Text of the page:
Most Americans aren’t personally acquainted with any post-9/11 combat veterans. While there are over 2 million service members who served in Iraq and Afghanistan post-9/11, they make up a tiny fraction of the overall population. Less than 1%. Many well-intended folks put yellow ribbons on their bumpers and “Support our Troops” signs in their yards back in the early years of the conflicts in Iraq and Afghanistan. Some may have sent care packages to the deployed family member of a neighbor or coworker. Some may have included the names of deployed strangers on the prayer list at church. While these sentiments are heartfelt and appreciated, it isn’t the same as having someone you know and love leave the family and spend a year at war.
When your husband decides, in his early forties, that he’s going back into the Army, you’re supportive. It doesn’t occur to you to argue or tell him the whole idea is crazy. It makes sense to you. You think back to that day in 2001 when you were newly married. It was exactly 6 months since your wedding day and he had flowers delivered to commemorate your 6 month wedding anniversary. Your infant daughter was four months old and you took her to Childwatch at the gym that morning. You were running on the treadmill when the overhead television caught your eye: a skyscraper with the top snapped off and smoke billowing out like a giant chimney. You wonder what movie is playing this time of morning and think it’s strange because you could have sworn the news was just on. You don’t have your headphones plugged into the sound, so you don’t know what they’re saying on TV. All around you, people have stopped lifting weights and halted their treadmills. Everyone is gathered around the TV screens to watch the spectacle unfolding in New York City. It feels as if the world has stopped turning as you glean details about the plane that crashed into the World Trade Center.
In the days that follow, the news plays nonstop and the scene of the broken, burning tower runs in an endless loop. You learn new words, like terrorist, Muslim, and Jihad. Soot-covered firefighters are shown on TV, walking through a desolate, ash-covered wasteland. There are stories of people who were working in the World Trade Center that day. Stories of people who are missing. Images of people jumping out of impossibly high windows to escape being burned or suffocated. There is talk of war and Al-Quaida and weapons of mass destruction. These are words with little meaning to you. Like curse words uttered in a foreign language, they have no emotional impact. They feel distant.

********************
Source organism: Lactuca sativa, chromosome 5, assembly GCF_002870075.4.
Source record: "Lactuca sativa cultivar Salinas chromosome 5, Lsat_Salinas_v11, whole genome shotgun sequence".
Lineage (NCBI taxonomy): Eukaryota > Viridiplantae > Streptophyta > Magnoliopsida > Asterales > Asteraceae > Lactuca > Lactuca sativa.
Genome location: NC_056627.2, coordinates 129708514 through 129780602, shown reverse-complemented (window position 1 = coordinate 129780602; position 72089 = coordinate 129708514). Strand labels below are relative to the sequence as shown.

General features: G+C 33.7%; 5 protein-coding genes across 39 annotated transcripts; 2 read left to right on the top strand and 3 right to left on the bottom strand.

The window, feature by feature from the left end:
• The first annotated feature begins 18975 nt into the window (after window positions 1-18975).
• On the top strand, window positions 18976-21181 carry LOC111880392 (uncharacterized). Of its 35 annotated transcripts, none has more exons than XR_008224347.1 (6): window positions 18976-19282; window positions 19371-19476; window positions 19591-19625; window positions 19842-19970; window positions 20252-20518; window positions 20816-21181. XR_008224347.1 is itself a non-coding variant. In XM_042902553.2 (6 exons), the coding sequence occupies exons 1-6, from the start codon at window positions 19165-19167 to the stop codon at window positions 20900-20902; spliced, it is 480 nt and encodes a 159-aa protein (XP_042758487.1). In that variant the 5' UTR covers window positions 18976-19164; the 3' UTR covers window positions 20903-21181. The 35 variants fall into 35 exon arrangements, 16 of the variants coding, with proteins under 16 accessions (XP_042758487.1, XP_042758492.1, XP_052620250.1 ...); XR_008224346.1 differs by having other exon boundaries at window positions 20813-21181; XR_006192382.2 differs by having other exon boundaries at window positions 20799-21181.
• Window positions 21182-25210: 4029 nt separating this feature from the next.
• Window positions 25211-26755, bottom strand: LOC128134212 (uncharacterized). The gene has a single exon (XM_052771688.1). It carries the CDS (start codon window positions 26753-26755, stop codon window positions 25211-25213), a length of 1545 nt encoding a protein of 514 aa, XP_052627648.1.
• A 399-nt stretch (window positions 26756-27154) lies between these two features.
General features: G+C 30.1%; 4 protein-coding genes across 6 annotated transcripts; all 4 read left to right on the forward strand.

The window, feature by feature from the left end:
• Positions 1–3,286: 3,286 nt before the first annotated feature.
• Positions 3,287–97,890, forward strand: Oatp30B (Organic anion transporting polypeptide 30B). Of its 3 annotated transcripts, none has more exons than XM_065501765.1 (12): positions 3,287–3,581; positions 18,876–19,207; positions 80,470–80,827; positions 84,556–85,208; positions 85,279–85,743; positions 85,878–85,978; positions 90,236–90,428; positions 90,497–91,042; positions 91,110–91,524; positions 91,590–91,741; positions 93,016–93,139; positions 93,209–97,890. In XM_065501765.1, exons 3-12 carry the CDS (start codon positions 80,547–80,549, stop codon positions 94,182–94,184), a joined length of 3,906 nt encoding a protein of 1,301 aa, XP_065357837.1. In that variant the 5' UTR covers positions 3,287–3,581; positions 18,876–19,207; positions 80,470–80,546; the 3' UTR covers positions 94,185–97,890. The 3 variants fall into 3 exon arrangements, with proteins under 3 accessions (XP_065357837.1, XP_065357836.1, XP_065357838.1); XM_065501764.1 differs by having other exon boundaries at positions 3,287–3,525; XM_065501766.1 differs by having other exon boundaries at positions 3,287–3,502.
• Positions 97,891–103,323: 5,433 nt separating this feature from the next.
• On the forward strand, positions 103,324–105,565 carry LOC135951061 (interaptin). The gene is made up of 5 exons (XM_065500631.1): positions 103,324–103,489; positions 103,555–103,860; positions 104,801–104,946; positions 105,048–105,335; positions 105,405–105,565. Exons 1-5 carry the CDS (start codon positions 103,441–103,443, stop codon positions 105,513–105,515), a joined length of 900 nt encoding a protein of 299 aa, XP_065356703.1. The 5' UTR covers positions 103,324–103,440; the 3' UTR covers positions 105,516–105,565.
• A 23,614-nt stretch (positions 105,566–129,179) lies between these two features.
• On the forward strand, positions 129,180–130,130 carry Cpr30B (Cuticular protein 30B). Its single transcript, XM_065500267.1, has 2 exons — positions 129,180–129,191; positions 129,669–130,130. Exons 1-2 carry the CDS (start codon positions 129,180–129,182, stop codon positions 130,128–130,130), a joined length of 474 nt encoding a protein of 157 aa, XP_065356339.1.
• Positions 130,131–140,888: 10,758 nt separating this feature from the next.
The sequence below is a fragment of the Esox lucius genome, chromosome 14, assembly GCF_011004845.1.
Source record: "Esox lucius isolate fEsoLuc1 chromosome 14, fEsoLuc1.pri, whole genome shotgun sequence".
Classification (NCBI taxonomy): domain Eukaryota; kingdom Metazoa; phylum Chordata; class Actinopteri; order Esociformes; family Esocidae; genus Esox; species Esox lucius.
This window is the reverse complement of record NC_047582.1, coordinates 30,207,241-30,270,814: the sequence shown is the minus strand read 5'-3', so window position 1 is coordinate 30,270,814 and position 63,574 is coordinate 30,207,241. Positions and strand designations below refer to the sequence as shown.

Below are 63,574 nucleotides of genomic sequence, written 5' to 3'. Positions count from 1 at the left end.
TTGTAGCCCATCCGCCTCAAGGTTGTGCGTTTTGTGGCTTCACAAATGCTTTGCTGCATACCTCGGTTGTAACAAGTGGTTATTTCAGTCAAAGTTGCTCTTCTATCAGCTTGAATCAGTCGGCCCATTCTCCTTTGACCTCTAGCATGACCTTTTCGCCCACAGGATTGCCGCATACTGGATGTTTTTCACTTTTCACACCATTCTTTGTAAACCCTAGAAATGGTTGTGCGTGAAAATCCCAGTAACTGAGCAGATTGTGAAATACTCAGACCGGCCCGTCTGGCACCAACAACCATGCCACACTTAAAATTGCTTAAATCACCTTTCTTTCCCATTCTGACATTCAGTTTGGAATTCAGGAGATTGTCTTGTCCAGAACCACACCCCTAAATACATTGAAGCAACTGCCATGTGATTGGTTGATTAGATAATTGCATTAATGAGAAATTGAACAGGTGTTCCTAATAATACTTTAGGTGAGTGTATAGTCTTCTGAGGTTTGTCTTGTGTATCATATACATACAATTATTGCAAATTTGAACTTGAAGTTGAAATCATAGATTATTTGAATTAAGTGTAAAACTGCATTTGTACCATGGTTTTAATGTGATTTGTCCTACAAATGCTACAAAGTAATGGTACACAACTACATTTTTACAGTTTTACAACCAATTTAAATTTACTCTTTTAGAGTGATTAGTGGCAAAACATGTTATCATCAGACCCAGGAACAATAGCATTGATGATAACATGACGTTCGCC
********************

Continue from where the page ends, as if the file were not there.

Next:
Six years later, the wars in Iraq and Afghanistan still feel distant. They’re taking place on the other side of the world. Your daughters are both in school now. You’re working full time as a nurse and trying to be a good mother, though you aren’t sure how to do it. You’re estranged from your own-plus, she lives three-thousand miles away. You cook dinner, arrange playdates and plan art projects. You enroll your daughters in Vacation Bible School and volunteer for PTO events. Your husband is intent on going over there to serve. He has a personal mission to redo the years he spent as an enlisted infantry grunt back in his rebellious youth. Your kids are young, but you aren’t really worried about how you’ll manage on your own. You’ve spent your life grinding through each day and scurrying from one task to the next.
You don’t live on an Army base where your friends and neighbors all share military culture. You attend events with fellow family members in your husband’s reserve unit. You listen to your husband speak the language of the military. Gradually, you learn the customs and the acronyms. By the time he leaves for pre-deployment in Fort Lewis, you’ve already gotten used to having him gone for weeks or months of training. You maintain routines at home with the kids and they seem to be doing fine. They have school and gymnastics and horseback riding lessons. You have work, groceries, cooking, and laundry. You send care packages of peanut butter and instant Starbucks coffee. At the post office, you attest that there is no alcohol or pornograpy in the packages you send across the world to Kandahar.
Most people are puzzled by your husband’s decision to serve. You joke that it’s his midlife crisis. It’s certainly more original than a red convertible and an affair with a young secretary. You understand why he needs to do it. You take over paying the bills, mowing the lawn, and shoveling snow. You order a life sized cardboard poster of your husband in his uniform. The kids call him Flat Daddy. He sits at Thanksgiving dinner and goes to your daughter’s First Communion. You adapt to life without your husband and the kids adapt to life without their father because that’s what people do. They adapt.
You know your husband is alive because you hear from him almost daily. This isn’t World War II or Vietnam when people went for months without word from their loved ones. This is a new millennium. Your husband often has access to the internet. The kids talk to him on Skype once a week when the signal is clear enough. None of the other kids at school have a deployed parent. You let their teachers know and ask them to keep an eye out for signs of emotional problems. Your daughters have friends and their grades are good. They seem just like regular kids. Sometimes people from church ask about your husband and how he’s doing. You smile and tell them he’s doing well. You actually believe that for a long time. It isn’t until years later that you realize he isn’t.